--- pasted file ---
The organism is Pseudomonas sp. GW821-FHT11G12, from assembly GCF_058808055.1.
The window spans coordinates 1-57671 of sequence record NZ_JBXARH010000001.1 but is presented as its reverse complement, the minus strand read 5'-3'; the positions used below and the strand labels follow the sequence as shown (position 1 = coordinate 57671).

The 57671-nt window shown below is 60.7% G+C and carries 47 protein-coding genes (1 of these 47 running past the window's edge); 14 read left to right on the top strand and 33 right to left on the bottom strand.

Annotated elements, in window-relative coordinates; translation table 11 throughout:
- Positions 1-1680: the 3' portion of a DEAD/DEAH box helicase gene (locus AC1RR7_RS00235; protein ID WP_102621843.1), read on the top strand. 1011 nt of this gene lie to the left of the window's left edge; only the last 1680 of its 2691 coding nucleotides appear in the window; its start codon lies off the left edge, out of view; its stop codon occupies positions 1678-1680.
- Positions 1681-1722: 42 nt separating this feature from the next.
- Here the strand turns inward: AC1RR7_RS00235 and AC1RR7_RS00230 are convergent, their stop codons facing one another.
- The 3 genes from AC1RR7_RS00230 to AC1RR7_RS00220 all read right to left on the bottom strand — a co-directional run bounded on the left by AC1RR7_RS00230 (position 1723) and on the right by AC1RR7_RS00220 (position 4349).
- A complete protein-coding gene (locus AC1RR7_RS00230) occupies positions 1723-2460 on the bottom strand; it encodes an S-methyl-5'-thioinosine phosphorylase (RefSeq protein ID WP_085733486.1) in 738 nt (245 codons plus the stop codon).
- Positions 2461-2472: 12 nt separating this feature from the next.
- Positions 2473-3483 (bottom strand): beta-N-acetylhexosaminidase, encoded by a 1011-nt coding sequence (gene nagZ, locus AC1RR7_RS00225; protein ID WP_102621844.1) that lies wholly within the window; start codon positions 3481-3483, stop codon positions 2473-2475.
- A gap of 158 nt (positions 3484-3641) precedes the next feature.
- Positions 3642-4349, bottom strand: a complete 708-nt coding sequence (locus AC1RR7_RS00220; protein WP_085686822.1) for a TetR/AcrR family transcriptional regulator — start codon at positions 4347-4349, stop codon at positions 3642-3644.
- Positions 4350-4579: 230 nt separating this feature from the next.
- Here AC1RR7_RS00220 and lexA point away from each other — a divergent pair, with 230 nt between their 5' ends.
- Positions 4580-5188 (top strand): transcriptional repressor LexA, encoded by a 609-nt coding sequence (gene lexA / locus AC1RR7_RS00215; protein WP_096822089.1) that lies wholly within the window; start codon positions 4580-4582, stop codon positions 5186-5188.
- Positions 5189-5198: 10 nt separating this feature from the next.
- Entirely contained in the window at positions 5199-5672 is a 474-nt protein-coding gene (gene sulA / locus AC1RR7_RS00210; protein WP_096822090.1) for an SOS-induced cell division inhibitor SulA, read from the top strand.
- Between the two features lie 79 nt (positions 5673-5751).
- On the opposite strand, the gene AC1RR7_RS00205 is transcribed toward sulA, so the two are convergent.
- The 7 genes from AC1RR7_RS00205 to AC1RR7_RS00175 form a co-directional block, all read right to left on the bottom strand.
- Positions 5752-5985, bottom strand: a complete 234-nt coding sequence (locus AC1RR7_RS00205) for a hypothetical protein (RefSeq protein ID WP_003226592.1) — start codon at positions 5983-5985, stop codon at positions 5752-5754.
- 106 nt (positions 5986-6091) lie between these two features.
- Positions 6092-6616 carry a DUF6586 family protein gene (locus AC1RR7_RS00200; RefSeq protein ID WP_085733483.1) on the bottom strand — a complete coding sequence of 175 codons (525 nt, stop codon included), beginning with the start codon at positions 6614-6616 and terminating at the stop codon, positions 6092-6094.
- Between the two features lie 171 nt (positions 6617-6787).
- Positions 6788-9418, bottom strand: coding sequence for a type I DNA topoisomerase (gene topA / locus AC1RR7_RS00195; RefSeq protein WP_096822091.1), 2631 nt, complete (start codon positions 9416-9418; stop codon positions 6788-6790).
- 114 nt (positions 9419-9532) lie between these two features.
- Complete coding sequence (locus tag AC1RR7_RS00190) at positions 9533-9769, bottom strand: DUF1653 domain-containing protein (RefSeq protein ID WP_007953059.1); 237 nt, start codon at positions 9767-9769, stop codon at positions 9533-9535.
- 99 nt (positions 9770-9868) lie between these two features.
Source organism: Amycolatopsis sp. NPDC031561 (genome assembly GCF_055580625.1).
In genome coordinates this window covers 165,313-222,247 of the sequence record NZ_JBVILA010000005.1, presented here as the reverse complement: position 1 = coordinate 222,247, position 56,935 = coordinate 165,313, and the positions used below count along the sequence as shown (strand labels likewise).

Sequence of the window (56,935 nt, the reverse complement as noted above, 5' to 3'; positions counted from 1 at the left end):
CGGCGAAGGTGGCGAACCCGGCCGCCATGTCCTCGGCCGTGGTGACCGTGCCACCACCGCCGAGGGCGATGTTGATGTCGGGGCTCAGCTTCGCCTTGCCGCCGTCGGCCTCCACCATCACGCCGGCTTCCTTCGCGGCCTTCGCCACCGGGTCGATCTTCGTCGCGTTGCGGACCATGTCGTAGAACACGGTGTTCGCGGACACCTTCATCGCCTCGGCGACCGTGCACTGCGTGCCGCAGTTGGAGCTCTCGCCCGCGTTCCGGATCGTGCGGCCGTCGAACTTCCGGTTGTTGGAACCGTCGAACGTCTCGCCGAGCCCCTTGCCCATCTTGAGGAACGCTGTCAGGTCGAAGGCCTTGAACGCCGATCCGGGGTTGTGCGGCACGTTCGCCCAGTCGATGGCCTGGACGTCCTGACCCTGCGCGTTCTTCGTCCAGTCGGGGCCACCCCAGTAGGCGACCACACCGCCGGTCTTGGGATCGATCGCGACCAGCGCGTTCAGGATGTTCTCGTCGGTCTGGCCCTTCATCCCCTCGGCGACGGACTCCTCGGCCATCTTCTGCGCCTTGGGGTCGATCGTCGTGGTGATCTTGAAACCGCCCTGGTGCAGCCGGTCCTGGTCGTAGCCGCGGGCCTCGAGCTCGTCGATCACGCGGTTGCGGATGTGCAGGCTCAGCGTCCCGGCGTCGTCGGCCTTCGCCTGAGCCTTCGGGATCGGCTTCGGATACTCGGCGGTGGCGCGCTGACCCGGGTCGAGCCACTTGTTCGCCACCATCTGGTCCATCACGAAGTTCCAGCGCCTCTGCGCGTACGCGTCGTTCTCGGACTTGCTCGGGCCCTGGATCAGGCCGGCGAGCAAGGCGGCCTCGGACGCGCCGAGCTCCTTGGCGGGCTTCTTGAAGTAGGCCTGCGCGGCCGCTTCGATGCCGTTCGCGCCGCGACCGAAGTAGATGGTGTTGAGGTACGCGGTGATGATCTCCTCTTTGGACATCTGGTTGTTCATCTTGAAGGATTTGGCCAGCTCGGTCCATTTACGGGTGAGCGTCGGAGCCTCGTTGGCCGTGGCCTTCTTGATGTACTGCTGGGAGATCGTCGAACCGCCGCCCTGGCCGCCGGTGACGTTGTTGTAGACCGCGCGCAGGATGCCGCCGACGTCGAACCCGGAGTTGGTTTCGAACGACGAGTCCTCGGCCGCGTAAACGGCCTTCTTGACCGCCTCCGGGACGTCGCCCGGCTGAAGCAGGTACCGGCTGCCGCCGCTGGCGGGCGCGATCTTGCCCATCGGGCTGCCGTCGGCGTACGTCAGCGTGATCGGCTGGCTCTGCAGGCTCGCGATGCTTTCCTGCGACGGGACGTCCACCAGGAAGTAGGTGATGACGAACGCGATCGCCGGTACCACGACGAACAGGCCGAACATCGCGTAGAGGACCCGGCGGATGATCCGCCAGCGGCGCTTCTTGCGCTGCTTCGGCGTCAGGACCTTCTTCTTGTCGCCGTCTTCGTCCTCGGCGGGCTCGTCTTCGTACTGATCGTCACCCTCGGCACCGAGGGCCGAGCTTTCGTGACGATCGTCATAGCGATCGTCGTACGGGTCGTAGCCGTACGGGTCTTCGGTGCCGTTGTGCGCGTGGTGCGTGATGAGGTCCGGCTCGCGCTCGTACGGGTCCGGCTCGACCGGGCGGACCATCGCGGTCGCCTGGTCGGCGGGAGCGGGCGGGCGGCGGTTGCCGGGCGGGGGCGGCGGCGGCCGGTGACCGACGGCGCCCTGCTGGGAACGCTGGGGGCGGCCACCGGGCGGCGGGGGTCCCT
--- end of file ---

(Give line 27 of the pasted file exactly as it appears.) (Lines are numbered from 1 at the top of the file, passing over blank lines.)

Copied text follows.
- 114 nt (positions 9419-9532) lie between these two features.